The Absinthe Fountain
The Absinthe Fountain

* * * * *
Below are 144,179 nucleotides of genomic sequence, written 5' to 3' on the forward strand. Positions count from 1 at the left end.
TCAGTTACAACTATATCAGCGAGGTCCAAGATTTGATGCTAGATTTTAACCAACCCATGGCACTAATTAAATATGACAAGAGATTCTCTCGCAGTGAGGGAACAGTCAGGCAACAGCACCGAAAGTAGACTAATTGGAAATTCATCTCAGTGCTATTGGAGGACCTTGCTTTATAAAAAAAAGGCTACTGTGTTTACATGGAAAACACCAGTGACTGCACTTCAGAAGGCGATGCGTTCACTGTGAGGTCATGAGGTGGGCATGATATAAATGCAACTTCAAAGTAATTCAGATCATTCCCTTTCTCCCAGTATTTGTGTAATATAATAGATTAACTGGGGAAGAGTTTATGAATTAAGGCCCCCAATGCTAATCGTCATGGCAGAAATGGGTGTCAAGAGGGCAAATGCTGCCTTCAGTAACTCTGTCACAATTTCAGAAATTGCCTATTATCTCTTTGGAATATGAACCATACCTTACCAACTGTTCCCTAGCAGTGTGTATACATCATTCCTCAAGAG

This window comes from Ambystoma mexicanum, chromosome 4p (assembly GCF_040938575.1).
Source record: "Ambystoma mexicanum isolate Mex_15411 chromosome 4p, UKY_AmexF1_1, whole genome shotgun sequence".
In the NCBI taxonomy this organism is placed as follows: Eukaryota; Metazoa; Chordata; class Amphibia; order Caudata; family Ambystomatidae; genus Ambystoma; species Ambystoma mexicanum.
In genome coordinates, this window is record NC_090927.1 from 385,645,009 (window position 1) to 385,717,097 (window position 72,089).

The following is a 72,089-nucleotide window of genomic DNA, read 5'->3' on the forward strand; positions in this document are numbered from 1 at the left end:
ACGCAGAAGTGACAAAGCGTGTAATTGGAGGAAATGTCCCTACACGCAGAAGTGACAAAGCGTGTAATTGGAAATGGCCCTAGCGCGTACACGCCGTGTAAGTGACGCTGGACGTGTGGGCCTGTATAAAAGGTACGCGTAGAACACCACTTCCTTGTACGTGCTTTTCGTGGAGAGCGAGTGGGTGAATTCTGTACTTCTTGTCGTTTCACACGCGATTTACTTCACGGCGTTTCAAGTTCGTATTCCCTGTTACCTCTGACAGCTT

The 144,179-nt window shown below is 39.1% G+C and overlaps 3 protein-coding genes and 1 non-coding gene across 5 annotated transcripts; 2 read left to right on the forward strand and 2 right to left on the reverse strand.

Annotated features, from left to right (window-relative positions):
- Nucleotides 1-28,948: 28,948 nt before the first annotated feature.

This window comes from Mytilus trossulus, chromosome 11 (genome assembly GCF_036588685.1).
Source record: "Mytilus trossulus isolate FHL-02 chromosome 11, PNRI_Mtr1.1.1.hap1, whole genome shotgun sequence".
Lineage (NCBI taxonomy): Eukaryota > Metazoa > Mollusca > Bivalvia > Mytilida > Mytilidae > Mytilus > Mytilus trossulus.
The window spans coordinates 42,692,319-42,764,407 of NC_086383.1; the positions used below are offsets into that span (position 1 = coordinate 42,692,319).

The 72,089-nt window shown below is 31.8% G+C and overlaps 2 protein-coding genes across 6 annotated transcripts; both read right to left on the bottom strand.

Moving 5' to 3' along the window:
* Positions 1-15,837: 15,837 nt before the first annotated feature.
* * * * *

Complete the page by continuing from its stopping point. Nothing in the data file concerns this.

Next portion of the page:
Learn Forever, Yield Never. That was the motto of the Bal Cypress Club; the prestigious literary society that met on the first of each month in the Library Tower of Brander. These words engraved in the beveled glass window above its tall doors greeted visitors upon arrival. The Library Tower was a gnarl of gray pewter capped by a green, glass dome. The highest point in Brander, visible from anywhere, it rose like a spindly needle around which the dreary city turned. A young man in a black greatcoat bundled through the fog-shrouded streets toward the feeble glow of distant lampposts that flickered between low, pointed rooftops and black chimneys half-hidden in billowing clouds of soot. After a late start he’d set out from his garret room at 14-B Yarwick Square, near the dry docks in the Wormwood Quarter, the working class district. He’d lingered too long at Hob’s Inn, a corner tavern, wallowing over his fourth or fifth glass of absinthe. Its gentle delirium quelled his nerves and steadied his hand as he sipped its verdant nectar alongside factory workers, madmen, cripples and other doomed souls, his fears dissolving like so many sugar cubes burned and melted in ice water, stirred to oblivion with a slotted spoon. The essence of the green goddess , her bittersweet dream-grace distilled from deadly botanicals awaited him like a seductive mistress in an emerald glass. He spent most nights with his downcast gaze lost among flowery hallucinations in a cloudy puddle of chartreuse. This fertile spirit, bottled muse and moral decay, was banned elsewhere in the city. Absinthe’s fickle visions were said to not only lead to the creation of paintings, poems and opera -vices in themselves- but also to blackouts, coughing fits, insomnia, stillbirths and murderous ravings. He crossed Mercantile Lane on muddy cobblestones. Along the crooked alleys known as the Blood Bowl for their suffocating stench of raw meat, pigs' heads hung on hooks at a butcher’s stall, plucked geese dangled from ropes, sheep’s bladders, cow intestines and various gut-scrapings stained many a wooden cutting board.
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